Are Your Order Sets in Order?

Posted on April 21, 2014 I Written By

John Lynn is the Founder of the blog network which currently consists of 10 blogs containing over 8000 articles with John having written over 4000 of the articles himself. These EMR and Healthcare IT related articles have been viewed over 16 million times. John also manages Healthcare IT Central and Healthcare IT Today, the leading career Health IT job board and blog. John is co-founder of and John is highly involved in social media, and in addition to his blogs can also be found on Twitter: @techguy and @ehrandhit and LinkedIn.

Healthcare transformation is driving healthcare providers to focus on quality, value-based purchasing and accountable care. While CPOE (computerized physician order entry) has become an important tool to meet their goals, a robust order set integrated within CPOE is critical.

A December 2013 HIMSS Analytics survey with responses from nearly 500 healthcare organizations highlighted the current state of healthcare providers’ order set deployment, use, and needs. Survey results revealed that the common challenges respondents faced with their order set solutions were lack of integration with an electronic health record (EHR) and lack of functionality and usability, both of which lead to underutilization and suboptimal clinical workflow.

The results of this survey and more order set analysis is found in this whitepaper called “The Importance of Order Sets.” I love the whitepaper’s analysis of order set integration with EHR software (and associated challenges) and the ability of organizations to update their order sets.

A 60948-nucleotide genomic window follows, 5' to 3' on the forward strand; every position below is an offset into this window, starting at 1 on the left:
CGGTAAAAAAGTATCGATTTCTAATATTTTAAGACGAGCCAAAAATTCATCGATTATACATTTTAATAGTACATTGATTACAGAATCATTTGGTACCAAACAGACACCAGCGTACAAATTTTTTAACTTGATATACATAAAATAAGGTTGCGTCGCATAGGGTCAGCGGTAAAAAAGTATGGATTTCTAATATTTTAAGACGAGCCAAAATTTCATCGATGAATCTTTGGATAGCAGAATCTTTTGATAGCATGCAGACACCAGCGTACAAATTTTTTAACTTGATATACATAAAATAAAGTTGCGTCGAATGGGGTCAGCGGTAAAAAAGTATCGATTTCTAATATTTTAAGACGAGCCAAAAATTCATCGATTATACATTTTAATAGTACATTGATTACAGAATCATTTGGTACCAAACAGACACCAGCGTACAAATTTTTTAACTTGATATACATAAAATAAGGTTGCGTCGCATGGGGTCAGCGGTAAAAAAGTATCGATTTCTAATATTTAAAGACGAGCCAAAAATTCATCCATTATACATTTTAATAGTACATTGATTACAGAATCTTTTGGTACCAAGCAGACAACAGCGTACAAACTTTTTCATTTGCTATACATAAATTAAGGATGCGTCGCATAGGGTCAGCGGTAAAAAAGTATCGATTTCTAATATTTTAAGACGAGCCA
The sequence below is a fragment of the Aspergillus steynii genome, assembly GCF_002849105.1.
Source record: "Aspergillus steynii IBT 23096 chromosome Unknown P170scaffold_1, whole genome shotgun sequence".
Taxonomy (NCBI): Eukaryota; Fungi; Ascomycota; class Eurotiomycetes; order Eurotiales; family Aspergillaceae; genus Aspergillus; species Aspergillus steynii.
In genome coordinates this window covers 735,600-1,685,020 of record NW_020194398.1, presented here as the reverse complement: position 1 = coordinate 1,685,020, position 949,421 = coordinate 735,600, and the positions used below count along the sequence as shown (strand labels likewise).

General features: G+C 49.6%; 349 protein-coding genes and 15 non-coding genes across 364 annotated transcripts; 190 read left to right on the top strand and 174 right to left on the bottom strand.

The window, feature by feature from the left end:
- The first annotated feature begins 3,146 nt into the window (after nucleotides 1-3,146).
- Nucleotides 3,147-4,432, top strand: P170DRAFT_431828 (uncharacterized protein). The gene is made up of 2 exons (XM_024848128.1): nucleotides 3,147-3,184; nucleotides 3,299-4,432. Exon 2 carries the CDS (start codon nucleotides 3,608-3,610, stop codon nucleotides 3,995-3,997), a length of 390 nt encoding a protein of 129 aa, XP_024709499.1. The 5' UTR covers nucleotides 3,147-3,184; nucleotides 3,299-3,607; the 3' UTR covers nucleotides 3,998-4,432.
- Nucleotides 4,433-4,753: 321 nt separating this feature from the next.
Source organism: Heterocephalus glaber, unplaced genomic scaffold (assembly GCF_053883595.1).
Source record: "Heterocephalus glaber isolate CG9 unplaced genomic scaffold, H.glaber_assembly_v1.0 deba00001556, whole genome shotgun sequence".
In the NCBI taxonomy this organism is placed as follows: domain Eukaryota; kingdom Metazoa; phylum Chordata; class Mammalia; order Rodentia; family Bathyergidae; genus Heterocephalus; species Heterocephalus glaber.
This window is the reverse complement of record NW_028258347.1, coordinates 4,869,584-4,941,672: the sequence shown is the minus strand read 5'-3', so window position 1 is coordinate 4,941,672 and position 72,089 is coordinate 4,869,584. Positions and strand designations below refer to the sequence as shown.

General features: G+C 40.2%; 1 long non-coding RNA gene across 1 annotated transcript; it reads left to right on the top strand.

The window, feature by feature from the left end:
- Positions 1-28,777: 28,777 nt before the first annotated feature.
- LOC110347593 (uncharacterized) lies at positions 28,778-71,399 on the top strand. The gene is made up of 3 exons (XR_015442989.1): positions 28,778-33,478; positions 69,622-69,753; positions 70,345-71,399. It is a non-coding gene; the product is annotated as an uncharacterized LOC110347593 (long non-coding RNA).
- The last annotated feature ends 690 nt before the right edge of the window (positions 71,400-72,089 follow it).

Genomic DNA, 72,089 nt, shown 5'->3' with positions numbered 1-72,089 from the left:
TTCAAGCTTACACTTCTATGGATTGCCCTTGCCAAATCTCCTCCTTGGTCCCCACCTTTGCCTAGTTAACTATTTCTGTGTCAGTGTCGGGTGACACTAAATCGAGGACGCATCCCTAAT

I think we’ve certainly seen an evolution in the world of order sets. When EHR first started, doctors were happy to create their own order sets. These EHR early adopters wanted to customize everything to their exact need. However, over time doctors have wanted to buy an EHR which just worked right out of the box. This included having order sets that are already ready to go and updated regularly without much work on their part. Plus, the early adopters have started to realize how quickly an order set can become outdated if its not looked at regularly.

Order sets are one part of the movement towards evidence based medicine. However, we need deeper integration with evidence based medicine guidelines and order sets into the EHR. This has to become a normal part of the workflow to be really effective. I’m excited that most EHR vendors are at the point where they can make this a reality.